(A very edited version of this blog was published in the News on Sunday on April 10, 2011. Seriously, what on earth does “Riaz was bucked up” even mean?)

why karachi needs to stand up for cricket

15 01 2011

Nothing makes me sadder than the hopelessness of the prospects of international cricket returning to Pakistan. But I love cricket and I refuse to give up on my team and it breaks my heart to see the ICC’s touring party watch the final of our premier domestic championship play out in front of near-empty crowds, so I’m listing 10 reasons why you need to go to the National Stadium this weekend:

1. It’s the final of Pakistan’s first-class competition, the Quaid-e-Azam Trophy. I know it’s hard to care about PIA vs HBL, but it’s still the best two FC teams in the country, battling it out in what seems so far to be a very competitive championship game, with some exciting fast bowling with the late orange ball under lights bringing some quick wickets near the close of play on both days. PIA 228 (1st inn) HBL 313 (1st inn) PIA 13/0 (2nd inn)

2. It’s your chance to be a part of history: this is the first time anywhere in the world that a 5-day match is being played under lights, with an ORANGE ball. There’s been talk of day-night Tests with pink balls for a while now: pink balls retain their visiblity, but lose their shape; they don’t retain their colour for 80 overs so they need to be switched from each end; it gets too cold at night in England and there are issues with the dew in the sub-continent. Pakistan – much like it throws in raw teenage fast bowlers straight into the Test side – has taken the lead in giving the orange ball a shot in the final of its major FC competition.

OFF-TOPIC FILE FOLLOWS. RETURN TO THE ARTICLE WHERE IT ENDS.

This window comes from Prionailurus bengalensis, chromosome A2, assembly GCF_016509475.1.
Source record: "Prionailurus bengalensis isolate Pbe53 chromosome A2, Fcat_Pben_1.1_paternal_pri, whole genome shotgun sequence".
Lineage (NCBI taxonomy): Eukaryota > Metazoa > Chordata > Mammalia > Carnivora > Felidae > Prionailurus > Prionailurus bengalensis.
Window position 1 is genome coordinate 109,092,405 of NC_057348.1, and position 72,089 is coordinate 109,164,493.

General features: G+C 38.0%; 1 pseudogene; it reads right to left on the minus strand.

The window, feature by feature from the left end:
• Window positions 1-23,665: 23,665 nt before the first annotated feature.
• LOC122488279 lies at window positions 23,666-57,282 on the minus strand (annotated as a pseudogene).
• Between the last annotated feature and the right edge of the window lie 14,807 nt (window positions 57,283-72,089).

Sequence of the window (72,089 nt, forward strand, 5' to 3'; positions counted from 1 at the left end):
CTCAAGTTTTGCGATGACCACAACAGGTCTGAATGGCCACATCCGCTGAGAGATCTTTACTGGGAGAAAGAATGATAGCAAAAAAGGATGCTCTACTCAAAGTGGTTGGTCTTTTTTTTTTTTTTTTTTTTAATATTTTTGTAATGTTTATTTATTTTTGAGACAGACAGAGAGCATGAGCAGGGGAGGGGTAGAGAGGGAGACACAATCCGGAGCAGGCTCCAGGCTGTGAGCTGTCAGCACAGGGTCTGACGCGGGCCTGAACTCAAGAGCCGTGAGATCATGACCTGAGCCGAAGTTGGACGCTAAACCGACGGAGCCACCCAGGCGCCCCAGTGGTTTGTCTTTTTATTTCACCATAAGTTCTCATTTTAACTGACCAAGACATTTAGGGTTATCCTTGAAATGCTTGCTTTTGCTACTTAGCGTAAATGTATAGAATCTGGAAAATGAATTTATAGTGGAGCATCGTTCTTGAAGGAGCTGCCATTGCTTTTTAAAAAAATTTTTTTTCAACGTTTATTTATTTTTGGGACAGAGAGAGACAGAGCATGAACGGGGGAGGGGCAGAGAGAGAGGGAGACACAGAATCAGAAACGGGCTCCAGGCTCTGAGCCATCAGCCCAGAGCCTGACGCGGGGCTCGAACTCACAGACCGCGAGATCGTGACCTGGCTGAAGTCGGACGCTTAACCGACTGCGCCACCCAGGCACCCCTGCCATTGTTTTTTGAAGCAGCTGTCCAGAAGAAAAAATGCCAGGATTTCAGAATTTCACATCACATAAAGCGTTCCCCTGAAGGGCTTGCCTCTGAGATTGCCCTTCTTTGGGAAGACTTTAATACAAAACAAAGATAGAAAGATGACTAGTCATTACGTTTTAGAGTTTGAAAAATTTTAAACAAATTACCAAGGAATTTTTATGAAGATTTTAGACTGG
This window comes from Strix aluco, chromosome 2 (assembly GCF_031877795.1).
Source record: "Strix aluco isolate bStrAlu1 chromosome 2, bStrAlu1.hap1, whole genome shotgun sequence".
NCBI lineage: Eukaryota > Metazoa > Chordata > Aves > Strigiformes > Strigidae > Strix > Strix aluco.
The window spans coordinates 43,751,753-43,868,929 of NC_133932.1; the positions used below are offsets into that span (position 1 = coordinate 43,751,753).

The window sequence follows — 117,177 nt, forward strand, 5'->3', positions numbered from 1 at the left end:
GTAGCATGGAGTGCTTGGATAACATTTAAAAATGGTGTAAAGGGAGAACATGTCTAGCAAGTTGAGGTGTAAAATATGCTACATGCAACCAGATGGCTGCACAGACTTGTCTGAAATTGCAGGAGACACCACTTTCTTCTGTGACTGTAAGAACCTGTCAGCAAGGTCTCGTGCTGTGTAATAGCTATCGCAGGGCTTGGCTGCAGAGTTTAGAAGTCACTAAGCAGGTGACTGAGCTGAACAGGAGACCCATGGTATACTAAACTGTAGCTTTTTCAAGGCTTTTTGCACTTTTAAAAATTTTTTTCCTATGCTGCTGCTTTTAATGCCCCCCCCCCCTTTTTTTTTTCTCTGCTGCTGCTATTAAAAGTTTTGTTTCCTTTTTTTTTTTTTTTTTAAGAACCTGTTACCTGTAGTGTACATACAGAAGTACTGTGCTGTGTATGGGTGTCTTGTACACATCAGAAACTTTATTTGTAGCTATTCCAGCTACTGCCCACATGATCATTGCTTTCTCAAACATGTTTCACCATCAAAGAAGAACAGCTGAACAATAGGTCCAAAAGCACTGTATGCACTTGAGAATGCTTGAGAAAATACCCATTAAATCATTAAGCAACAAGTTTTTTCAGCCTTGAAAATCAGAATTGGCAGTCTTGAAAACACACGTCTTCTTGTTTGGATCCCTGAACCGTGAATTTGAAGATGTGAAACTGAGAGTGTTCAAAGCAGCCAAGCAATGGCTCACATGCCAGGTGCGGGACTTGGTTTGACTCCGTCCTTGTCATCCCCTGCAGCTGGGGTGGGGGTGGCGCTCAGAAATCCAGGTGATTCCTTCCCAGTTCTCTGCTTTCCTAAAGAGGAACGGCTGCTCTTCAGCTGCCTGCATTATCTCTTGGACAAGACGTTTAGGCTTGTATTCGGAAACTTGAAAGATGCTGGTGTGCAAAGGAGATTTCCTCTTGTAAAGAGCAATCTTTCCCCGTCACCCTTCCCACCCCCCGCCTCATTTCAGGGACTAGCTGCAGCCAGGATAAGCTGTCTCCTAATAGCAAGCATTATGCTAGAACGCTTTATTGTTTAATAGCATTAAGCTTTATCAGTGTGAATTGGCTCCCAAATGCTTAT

Danish Kaneria bowls with the orange ball

3. Dave Richardson (can you believe that the dude who kept wickets for South Africa before Boucher already has white hair?) from the ICC is in town to watch the proceedings. The ground looks beautiful, but lonely – show up, if only to be a good host and/or show off your city!

The National Stadium Karachi

4. Two of the most promising new fast bowlers, Aizaz Cheema, and Anwar Ali (yes, him of the banana swing fame from the 2007 U-19 WC final against India) are working their magic. The conditions for swing bowling make the proceedings even more watchable around sunset, just after the lights come on and a sea-breeze descends over the NSK.

5. Ex-captain, ex-husband of Ayesha Siddiqui, and the reason for much amusing Indian outrage, Shoaib Malik is playing. Maybe Sania Bhabi will even join you in the stands if you root for him.

6. You can boo Imran Farhat live! (Or cheer him, he did defy all odds and make a 100)

7. Local boy Danish Kaneria’s uniquely comic fielding will be on display.

8. Free entry. The cricket runs from 2PM to ~9:30PM, best time to go is when the lights come on, around 6PM. This weekend is Days 3 & 4.

9. It’s the perfect solution to waking up at 3am for the Wellington Test and, 8 hours later, finding there’s no more cricket to watch.

10. There were hardly any matches played in Karachi this season (one of the first of the season that I was planning on going to was cancelled because of poor security in the city), so think of this as doing your bit to support the return of cricket to your city too!

Anyway, get your butt to the National Stadium, make some noise, maybe someone will see you waving a “We miss international cricket” poster and send a club team or something to tour. It’ll be fun, I promise, and you’ll be doing a lot to help Pakistan cricket – just GO.

This plea was first published on Dawn blogs at